Joseph E. Dabney is a retired newspaperman and public relations executive who has studied the Carolina and Georgia Low Country, Appalachian, and hill-country food traditions for many years. Author of the highly acclaimed Mountain Spirits and James Beard Cookbook of the Year Award winner Smokehouse Ham, Spoon Bread, and Scuppernong Wine, he lives in Atlanta, Georgia.
Winner of the James Beard Cookbook of the Year Award
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America's Great Melting Pot
March of the Celts Down the Great Wagon Road
On my father's side were Germans, blue eyes. On Mother's side they was a lot of them that was redheaded, most likely Scotch-Irish.
-Ruth Swanson Hunter, Young Harris, Georgia
Most of my people were Scotch-Irish. The Scotch-Irish have got a Presbyterian conscience. It won't keep you from sinning, but it'll keep you from enjoying your sin, and it will smite you unmercifully if you don't do what it tells you is right.
-The late North Carolina U.S. senator Sam Irvin, in Mountain Voices by Warren Moore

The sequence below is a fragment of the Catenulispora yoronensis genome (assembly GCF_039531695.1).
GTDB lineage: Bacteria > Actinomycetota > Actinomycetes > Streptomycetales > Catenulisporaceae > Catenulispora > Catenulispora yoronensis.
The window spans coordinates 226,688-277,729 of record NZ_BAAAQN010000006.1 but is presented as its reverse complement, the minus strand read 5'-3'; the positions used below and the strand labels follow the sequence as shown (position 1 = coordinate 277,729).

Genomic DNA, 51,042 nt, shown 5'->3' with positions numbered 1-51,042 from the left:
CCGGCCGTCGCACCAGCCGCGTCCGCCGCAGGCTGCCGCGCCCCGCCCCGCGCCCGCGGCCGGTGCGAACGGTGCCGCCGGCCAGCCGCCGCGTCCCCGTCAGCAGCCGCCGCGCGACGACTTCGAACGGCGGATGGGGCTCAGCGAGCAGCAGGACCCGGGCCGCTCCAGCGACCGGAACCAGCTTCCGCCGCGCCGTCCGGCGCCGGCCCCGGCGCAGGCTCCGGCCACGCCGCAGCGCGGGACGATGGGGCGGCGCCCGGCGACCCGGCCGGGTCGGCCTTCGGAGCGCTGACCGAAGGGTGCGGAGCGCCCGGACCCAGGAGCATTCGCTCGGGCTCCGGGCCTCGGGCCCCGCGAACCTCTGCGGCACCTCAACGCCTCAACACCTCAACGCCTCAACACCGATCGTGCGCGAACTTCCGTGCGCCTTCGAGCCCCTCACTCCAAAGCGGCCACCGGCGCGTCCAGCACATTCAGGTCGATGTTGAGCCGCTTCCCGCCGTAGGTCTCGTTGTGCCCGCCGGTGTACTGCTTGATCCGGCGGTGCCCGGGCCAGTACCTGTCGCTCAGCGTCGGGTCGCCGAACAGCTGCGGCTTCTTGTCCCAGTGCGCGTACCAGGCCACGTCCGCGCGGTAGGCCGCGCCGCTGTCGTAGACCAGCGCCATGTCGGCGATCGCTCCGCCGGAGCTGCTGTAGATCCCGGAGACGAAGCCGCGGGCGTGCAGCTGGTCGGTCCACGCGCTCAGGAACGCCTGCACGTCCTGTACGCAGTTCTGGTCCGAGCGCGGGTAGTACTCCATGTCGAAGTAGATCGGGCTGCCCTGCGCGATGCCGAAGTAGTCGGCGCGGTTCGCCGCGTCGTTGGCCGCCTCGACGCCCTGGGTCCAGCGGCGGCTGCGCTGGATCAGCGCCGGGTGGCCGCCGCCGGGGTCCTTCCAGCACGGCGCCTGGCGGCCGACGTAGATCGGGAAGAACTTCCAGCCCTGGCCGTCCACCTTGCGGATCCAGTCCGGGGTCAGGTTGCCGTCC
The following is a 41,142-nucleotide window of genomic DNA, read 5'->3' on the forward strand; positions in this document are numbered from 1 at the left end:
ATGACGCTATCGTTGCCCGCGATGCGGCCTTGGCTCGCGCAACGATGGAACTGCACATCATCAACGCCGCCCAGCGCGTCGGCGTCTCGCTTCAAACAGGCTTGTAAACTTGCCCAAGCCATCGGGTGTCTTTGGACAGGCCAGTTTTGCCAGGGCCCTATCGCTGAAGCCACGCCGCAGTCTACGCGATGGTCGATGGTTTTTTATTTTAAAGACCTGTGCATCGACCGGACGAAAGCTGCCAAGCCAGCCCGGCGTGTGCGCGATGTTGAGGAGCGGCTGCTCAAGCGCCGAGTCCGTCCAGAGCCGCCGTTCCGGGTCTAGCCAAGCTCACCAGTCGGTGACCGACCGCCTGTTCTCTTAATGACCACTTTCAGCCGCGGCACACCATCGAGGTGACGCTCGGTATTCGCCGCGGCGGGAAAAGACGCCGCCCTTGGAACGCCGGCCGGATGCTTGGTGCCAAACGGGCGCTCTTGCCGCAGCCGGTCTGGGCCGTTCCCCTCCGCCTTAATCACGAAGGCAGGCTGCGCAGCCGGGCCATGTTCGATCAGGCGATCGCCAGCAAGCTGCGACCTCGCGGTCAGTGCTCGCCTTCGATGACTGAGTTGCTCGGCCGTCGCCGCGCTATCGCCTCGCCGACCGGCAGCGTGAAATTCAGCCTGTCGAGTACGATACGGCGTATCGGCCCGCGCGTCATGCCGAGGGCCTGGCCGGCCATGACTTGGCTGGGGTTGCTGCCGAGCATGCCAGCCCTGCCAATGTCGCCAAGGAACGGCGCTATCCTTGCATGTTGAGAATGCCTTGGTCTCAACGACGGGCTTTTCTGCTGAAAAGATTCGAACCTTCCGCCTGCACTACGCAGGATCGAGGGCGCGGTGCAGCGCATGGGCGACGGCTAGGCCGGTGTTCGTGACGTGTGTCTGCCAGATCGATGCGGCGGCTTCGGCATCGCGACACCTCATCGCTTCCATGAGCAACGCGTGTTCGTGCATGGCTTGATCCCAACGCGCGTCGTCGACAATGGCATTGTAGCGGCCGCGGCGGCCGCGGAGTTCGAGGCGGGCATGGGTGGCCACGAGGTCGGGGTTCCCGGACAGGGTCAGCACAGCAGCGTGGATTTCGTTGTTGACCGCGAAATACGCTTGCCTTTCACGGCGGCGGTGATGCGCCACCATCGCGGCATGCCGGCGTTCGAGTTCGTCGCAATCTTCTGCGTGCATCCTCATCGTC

Grandpa Raburn was Red Irish and Grandma Raburn was Black Dutch. 'Course she wasn't dark-skinned. That's just what they called them...Aunt Sara and Uncle Joe Raburn.
-Hazel French Farmer, Union County, Georgia
It was serendipity. Or perhaps an answer to an author's prayer. Just about the time I was about to give up my quest for a succinct metaphor to describe the human tide of European immigrants that poured down Virginia's Great Valley in the mid 1700s, a moonshiner from the north Georgia hills came to my rescue. His voice boomed forth from two decades before, via an audiotape. After I replayed it, I remembered the day Theodore (Thee) King told me his family history as we sat on the doorsteps of his home just off the square in Blairsville, Georgia.
"Joe," Thee told me, "where I take my flutter mill from-my tongue-is from my mother. She was a redheaded Scotch-Irishman with some German in her for good measure."
While Thee King's gift of blarney could be credited to a Gaelic grandparent, I wondered how it was that his hair was jet black and straight, having none of the Irish reddishness to it, and his skin bore the dark patina of a Lincoln, definitely not Scot ruddy. "I'm quarter Cherokee," Thee King quickly told me. "My grandpa King was a thoroughbred Cherokee Indian."